(Editor’s Note: Staying or leaving a ministry is serious business. This article offers some examples that could validate a change. Ultimately, the Spirit speaks and leads and the believer listens and discerns. Be diligent to listen to the right spirit as you look at your own situation.)
How do you know when it’s time to leave an organization or company? Sometimes, it’s more damaging to stay than to quit. Recently, I was asked to help a friend think through his own decision of whether to stay or to leave his current position. The following are some times to consider leaving. I think these may apply if you are an employee, volunteer, or sometimes even a church member.
1. When your heart has left the organization and you don’t plan to stay permanently. Sometimes, you have to reenergize your heart. If you are in a marriage, for example, you have to find a way to make it work. If you are working for an organization, you shouldn’t harm the organization by staying when you no longer have a heart for the mission. If you’ve quit having fun, don’t make life miserable for everyone else.
2. When you can’t support the leadership and the leadership is firmly planted. You need to know who the power brokers in your organization are. It’s nearly impossible to change the organization working against that ingrained power structure. Ask yourself, “If it’s always going to be like this around here, would I be content staying?”
3. When your family or personal life is suffering because of the demands of the organization. If you have to neglect one of them, your career or your family, in twenty years, which do you hope it will have been?
4. When your mind starts working against the mission and vision of the organization. If you would rather see the place fail than succeed, it’s clearly time to go.
5. When your relationship with co-workers or leadership is damaged beyond repair. You should try to work out these differences, but when it is obvious the relationship cannot be mended, it may be time to move on. Life’s too short to be that miserable.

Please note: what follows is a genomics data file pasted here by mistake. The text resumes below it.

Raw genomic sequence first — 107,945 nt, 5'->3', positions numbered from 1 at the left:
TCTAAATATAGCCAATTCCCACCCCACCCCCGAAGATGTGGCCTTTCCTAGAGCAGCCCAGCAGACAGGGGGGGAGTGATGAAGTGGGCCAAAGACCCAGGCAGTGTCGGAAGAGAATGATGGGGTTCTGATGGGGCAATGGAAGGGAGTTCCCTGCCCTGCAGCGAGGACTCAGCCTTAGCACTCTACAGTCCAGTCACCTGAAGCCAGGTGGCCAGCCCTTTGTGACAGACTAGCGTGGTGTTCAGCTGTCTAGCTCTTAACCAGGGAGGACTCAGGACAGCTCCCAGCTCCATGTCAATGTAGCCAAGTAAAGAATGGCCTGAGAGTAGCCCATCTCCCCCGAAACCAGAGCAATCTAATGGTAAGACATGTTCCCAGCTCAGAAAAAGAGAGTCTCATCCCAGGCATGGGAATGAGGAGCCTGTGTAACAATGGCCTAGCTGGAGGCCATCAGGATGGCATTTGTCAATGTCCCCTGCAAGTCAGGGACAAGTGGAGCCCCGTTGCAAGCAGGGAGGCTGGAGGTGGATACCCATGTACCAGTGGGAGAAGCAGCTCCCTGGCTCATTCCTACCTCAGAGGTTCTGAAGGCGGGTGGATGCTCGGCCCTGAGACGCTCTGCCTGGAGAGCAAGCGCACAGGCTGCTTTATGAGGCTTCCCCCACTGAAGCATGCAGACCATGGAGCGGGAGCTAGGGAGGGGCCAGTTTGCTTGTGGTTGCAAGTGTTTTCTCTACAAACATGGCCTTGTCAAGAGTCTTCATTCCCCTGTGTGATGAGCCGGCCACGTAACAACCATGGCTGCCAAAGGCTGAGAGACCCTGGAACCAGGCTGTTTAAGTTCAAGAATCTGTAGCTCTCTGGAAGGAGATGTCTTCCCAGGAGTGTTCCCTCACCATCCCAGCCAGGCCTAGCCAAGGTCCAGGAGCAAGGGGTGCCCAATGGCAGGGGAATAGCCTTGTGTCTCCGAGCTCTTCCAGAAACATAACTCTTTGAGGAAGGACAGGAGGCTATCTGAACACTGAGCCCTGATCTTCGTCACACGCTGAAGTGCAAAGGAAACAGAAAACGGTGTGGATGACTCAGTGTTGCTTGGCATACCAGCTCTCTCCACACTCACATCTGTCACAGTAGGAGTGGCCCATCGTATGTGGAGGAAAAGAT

6. If the organization is venturing into immoral or unethical practices. Don’t get caught in the next news scandal.
7. When you find yourself physically ill if work crosses your mind on the weekend (or when you are off work). If the stress is greater than you can handle emotionally, protect your health over the career.
8. You are no longer pulling your weight. For whatever reason, whether it’s because you’ve given up, you are bored, or just can’t keep up, if you are dragging down productivity and you don’t have the incentive to improve, perhaps it’s time for a change in your workplace.
Please understand. I’m not a quitter. I believe, however, that the times described above are not always to be viewed as negative experiences. Sometimes, God uses the difficult experiences of life to draw us to Him and to open our eyes to the next opportunity He has for us. I would have never made some of the moves I've made in life that I know now were of God had it not been for my miserable situation at the time.
Driscoll: As Christians, we don't worship our work. Our work is an opportunity to worship Jesus.
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